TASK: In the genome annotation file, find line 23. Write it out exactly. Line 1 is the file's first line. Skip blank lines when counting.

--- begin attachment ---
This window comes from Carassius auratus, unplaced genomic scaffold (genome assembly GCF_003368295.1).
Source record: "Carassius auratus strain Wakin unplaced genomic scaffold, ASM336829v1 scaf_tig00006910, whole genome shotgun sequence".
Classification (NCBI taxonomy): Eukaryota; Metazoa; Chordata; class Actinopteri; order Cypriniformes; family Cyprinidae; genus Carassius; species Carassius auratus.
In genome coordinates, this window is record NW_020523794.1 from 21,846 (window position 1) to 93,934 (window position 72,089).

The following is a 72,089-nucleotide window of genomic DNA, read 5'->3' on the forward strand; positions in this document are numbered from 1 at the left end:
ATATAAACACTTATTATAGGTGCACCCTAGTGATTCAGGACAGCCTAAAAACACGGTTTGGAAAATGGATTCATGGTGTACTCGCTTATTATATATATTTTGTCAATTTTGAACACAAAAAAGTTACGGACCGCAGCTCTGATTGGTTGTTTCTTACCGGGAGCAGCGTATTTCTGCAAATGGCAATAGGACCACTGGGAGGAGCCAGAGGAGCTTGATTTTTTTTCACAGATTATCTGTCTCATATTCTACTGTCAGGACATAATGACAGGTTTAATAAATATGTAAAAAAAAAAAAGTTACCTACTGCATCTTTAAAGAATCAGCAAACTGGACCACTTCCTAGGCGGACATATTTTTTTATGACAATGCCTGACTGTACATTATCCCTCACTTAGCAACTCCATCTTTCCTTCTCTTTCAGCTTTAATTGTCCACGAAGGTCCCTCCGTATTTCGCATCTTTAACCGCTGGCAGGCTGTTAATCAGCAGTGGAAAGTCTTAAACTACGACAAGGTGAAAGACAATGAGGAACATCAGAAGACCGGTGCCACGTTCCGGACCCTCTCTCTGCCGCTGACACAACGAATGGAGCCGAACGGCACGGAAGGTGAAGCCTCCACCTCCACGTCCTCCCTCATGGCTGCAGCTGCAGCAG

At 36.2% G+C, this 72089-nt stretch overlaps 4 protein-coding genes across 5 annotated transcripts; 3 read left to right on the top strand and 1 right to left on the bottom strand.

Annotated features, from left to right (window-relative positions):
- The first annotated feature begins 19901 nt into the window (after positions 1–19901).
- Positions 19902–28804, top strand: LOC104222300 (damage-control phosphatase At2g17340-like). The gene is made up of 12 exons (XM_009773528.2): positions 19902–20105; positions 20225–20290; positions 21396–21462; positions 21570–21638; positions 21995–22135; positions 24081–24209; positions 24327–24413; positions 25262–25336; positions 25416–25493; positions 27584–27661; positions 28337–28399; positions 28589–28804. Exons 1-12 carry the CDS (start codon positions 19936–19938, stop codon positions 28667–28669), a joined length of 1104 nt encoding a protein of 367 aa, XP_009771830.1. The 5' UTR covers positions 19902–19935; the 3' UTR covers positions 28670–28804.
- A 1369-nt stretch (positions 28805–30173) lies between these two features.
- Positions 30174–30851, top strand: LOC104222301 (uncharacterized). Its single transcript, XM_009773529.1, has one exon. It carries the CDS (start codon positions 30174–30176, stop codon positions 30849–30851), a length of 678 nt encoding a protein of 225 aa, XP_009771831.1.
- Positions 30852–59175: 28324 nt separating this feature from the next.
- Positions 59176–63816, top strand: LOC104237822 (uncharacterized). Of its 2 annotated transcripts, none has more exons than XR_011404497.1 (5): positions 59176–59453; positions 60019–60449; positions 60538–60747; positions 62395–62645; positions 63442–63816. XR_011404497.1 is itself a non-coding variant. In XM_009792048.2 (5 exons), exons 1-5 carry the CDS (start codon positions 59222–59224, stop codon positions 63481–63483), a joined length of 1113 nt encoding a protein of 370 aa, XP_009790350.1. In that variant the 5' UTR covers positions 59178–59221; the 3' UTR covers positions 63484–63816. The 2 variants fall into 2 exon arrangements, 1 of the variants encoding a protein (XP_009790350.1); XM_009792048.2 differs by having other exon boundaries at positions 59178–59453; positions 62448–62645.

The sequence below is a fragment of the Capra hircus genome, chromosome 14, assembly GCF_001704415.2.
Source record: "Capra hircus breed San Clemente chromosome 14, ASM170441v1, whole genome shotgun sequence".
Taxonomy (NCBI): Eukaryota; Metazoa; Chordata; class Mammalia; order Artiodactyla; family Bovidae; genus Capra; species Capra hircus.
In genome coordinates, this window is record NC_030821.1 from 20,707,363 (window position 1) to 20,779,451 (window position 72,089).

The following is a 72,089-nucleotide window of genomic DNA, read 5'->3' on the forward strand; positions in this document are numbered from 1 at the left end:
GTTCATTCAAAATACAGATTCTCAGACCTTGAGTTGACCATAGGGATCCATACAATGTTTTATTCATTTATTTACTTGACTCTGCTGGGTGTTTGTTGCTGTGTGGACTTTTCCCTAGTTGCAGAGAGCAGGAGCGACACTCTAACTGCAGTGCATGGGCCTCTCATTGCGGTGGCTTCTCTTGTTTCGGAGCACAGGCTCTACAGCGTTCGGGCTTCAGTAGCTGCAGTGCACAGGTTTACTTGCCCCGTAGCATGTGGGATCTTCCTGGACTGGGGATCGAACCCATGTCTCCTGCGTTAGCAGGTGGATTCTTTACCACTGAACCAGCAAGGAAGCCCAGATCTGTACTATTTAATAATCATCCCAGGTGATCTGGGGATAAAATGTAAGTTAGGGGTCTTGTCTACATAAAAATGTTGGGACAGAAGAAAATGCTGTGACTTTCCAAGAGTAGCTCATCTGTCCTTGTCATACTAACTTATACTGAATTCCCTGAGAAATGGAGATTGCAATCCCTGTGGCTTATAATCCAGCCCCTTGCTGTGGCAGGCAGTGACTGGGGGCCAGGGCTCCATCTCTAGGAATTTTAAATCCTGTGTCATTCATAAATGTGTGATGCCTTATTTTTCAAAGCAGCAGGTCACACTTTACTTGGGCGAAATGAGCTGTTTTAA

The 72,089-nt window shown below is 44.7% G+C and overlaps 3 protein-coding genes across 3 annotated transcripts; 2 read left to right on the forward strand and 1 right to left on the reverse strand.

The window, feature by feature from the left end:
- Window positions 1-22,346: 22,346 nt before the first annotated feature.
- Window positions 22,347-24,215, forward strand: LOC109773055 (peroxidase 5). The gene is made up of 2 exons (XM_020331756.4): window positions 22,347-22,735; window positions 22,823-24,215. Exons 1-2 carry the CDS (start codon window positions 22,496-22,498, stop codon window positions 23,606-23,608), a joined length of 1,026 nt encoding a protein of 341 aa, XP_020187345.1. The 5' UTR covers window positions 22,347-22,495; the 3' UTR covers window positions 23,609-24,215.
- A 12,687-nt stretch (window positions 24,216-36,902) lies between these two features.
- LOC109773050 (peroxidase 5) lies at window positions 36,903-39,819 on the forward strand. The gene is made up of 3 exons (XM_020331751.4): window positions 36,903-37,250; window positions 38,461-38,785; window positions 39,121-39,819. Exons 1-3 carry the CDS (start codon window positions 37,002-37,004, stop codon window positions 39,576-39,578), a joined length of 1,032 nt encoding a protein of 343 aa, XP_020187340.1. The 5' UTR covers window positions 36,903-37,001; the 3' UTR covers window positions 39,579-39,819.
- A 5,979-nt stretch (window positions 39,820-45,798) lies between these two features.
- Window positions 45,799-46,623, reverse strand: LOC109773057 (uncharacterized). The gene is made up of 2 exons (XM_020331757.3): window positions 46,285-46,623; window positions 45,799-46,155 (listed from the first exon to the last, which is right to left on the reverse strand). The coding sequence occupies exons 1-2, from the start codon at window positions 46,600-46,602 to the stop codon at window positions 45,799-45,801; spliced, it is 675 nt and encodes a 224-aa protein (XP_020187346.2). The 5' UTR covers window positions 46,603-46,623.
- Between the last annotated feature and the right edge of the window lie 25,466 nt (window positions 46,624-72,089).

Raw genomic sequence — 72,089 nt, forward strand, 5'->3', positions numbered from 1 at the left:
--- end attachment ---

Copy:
- Window positions 1-22,346: 22,346 nt before the first annotated feature.